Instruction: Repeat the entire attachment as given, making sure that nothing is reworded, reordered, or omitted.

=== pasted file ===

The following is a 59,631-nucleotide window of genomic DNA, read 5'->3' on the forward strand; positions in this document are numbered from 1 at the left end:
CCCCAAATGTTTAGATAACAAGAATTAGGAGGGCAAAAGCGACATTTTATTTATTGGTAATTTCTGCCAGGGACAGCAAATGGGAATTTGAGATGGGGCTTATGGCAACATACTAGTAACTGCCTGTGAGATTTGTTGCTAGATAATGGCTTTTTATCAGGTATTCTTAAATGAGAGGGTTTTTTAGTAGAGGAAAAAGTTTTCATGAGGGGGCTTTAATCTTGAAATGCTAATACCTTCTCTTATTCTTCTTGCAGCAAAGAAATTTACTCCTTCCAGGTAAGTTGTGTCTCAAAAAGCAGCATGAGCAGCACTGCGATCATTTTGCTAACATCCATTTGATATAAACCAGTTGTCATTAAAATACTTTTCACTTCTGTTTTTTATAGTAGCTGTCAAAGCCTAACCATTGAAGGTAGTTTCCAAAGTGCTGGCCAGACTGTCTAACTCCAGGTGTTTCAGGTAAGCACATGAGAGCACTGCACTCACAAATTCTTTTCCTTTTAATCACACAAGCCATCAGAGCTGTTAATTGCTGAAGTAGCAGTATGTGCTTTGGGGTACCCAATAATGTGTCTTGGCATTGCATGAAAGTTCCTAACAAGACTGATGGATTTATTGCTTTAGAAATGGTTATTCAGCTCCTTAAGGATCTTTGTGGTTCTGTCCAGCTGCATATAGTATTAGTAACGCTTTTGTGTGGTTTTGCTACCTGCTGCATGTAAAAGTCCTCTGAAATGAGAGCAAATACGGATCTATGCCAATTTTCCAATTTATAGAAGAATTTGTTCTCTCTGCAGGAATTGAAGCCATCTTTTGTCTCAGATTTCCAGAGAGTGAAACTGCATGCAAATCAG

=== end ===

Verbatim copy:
The following is a 59,631-nucleotide window of genomic DNA, read 5'->3' on the forward strand; positions in this document are numbered from 1 at the left end:
CCCCAAATGTTTAGATAACAAGAATTAGGAGGGCAAAAGCGACATTTTATTTATTGGTAATTTCTGCCAGGGACAGCAAATGGGAATTTGAGATGGGGCTTATGGCAACATACTAGTAACTGCCTGTGAGATTTGTTGCTAGATAATGGCTTTTTATCAGGTATTCTTAAATGAGAGGGTTTTTTAGTAGAGGAAAAAGTTTTCATGAGGGGGCTTTAATCTTGAAATGCTAATACCTTCTCTTATTCTTCTTGCAGCAAAGAAATTTACTCCTTCCAGGTAAGTTGTGTCTCAAAAAGCAGCATGAGCAGCACTGCGATCATTTTGCTAACATCCATTTGATATAAACCAGTTGTCATTAAAATACTTTTCACTTCTGTTTTTTATAGTAGCTGTCAAAGCCTAACCATTGAAGGTAGTTTCCAAAGTGCTGGCCAGACTGTCTAACTCCAGGTGTTTCAGGTAAGCACATGAGAGCACTGCACTCACAAATTCTTTTCCTTTTAATCACACAAGCCATCAGAGCTGTTAATTGCTGAAGTAGCAGTATGTGCTTTGGGGTACCCAATAATGTGTCTTGGCATTGCATGAAAGTTCCTAACAAGACTGATGGATTTATTGCTTTAGAAATGGTTATTCAGCTCCTTAAGGATCTTTGTGGTTCTGTCCAGCTGCATATAGTATTAGTAACGCTTTTGTGTGGTTTTGCTACCTGCTGCATGTAAAAGTCCTCTGAAATGAGAGCAAATACGGATCTATGCCAATTTTCCAATTTATAGAAGAATTTGTTCTCTCTGCAGGAATTGAAGCCATCTTTTGTCTCAGATTTCCAGAGAGTGAAACTGCATGCAAATCAG